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M is a $\sigma$-algebra.
$\bar M$ : $A \in \bar M \Longleftrightarrow$ there exist $B,C \in M$ such that

$B \subset A \subset C$ and $\mu (C \sim B) = 0$
hereby, $\mu (B)=\mu (C)$
so let, $\bar{\mu}(A)=\mu(B)=\mu(C)$

In above Notation,
I want to prove it. $E \subset A \in \bar M$ and $\bar \mu (A) =0$, then $E \in \bar M$.

Is it necessarily fact for $\bar M$ is a $\sigma$ algebra and $\mu$ is well defined? If then, why is it?

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It's a long, you would want to look at Rudin's Real and Complex Analysis, page 28, theorem 1.36. What you basically do is you define a complete sigma algebra: adding new measurable sets: if A is measurable, m(B) =0 then $A\bigcup B, A\B$ measurable. and if m(A) =0 then every subset of A is measurable. – Mai May 8 '12 at 17:48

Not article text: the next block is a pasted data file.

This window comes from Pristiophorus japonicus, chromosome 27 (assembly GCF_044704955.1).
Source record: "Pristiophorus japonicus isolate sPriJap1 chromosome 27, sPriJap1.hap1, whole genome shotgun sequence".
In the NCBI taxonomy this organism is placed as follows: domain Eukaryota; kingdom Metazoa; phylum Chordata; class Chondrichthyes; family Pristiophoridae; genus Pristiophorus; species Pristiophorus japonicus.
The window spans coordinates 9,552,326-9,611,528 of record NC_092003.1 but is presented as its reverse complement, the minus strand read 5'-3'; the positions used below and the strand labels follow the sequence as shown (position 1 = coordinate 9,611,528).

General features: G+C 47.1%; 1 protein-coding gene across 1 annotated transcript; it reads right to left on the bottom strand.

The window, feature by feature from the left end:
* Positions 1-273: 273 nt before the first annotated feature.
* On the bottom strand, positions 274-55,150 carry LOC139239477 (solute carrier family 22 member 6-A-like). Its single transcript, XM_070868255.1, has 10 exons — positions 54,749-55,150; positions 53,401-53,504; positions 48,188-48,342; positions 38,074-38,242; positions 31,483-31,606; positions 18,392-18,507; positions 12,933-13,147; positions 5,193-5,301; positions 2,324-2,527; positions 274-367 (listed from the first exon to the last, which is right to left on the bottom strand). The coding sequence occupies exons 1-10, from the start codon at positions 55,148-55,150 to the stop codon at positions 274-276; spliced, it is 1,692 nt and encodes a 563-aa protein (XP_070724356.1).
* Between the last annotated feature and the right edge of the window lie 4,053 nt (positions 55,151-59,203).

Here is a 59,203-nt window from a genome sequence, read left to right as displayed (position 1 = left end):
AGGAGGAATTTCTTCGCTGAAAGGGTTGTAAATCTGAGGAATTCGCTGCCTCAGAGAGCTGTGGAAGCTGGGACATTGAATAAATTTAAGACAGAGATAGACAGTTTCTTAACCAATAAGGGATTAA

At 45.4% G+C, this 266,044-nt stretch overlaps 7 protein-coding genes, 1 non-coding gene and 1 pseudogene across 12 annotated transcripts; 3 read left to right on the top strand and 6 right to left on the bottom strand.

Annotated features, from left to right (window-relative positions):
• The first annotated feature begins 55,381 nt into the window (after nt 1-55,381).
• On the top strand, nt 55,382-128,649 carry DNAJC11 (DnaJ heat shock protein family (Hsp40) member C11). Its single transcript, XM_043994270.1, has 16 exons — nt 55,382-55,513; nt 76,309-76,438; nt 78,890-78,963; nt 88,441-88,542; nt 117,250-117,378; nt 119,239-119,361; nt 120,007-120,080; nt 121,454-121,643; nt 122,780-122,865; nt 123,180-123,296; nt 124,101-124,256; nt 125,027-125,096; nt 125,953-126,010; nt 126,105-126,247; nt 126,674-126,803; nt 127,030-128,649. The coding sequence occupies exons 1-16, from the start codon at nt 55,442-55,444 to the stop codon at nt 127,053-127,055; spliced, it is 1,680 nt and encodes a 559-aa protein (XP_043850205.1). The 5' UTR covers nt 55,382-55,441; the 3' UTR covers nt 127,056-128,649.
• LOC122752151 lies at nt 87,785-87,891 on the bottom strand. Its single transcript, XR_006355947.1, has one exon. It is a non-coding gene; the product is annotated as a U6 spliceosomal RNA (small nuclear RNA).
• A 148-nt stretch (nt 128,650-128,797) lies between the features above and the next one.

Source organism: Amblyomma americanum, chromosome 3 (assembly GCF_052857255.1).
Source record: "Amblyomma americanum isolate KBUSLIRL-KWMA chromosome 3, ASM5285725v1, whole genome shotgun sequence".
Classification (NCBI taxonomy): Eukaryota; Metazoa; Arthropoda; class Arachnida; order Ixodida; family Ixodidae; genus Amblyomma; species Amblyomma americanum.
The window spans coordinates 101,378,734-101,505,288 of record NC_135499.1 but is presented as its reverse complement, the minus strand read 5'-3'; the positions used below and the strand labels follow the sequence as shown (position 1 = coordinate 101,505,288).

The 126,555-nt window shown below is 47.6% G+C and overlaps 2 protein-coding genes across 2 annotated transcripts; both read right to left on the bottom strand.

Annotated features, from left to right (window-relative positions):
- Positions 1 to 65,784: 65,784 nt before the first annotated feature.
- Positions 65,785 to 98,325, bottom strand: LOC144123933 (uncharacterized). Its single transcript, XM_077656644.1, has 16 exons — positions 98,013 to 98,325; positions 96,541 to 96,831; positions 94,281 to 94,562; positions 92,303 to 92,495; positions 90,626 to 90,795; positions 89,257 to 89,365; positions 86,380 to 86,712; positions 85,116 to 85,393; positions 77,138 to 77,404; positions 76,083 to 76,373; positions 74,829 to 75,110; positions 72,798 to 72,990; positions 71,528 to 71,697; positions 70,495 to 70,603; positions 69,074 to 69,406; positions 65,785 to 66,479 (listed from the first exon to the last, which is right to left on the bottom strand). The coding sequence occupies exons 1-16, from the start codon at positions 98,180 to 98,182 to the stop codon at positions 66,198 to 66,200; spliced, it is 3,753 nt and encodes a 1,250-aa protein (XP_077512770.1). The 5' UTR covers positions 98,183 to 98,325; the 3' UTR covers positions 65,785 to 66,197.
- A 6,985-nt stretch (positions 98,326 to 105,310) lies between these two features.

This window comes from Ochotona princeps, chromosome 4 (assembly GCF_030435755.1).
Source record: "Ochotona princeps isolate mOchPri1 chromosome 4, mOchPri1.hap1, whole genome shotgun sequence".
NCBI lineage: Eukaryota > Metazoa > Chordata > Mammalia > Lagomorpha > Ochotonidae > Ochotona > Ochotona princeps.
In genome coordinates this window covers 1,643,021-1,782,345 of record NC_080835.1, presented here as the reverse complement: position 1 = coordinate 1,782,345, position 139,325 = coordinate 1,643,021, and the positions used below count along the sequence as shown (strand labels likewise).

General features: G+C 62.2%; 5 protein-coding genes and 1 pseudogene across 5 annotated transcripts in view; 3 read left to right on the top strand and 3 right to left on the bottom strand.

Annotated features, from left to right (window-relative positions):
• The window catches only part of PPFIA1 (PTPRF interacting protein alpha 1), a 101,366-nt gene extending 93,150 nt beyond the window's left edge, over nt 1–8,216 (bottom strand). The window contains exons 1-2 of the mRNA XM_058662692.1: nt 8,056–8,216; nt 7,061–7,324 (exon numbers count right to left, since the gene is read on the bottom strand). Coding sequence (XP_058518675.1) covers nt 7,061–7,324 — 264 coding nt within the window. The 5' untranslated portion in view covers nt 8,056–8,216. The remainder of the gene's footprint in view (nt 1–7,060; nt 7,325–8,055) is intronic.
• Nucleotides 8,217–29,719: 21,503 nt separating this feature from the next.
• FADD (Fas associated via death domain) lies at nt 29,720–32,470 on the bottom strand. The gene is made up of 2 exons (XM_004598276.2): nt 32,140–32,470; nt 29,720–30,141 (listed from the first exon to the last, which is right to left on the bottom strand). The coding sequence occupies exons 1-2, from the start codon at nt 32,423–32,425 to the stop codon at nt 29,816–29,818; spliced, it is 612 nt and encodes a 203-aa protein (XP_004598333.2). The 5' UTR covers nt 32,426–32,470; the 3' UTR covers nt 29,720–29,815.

You know $E \subset A$, and since $A \in \overline{M}$, you know there exists a $C \in M$ such that $A \subset C$ and $\mu C = \overline{\mu} A = 0$. So, you know there exists a $C$ such that $E \subset C$, and $\mu C = 0$.

Can you think of a special set (that must be in in every $\sigma$-algebra) that has measure $0$? This set will serve as the '$B$' set above.

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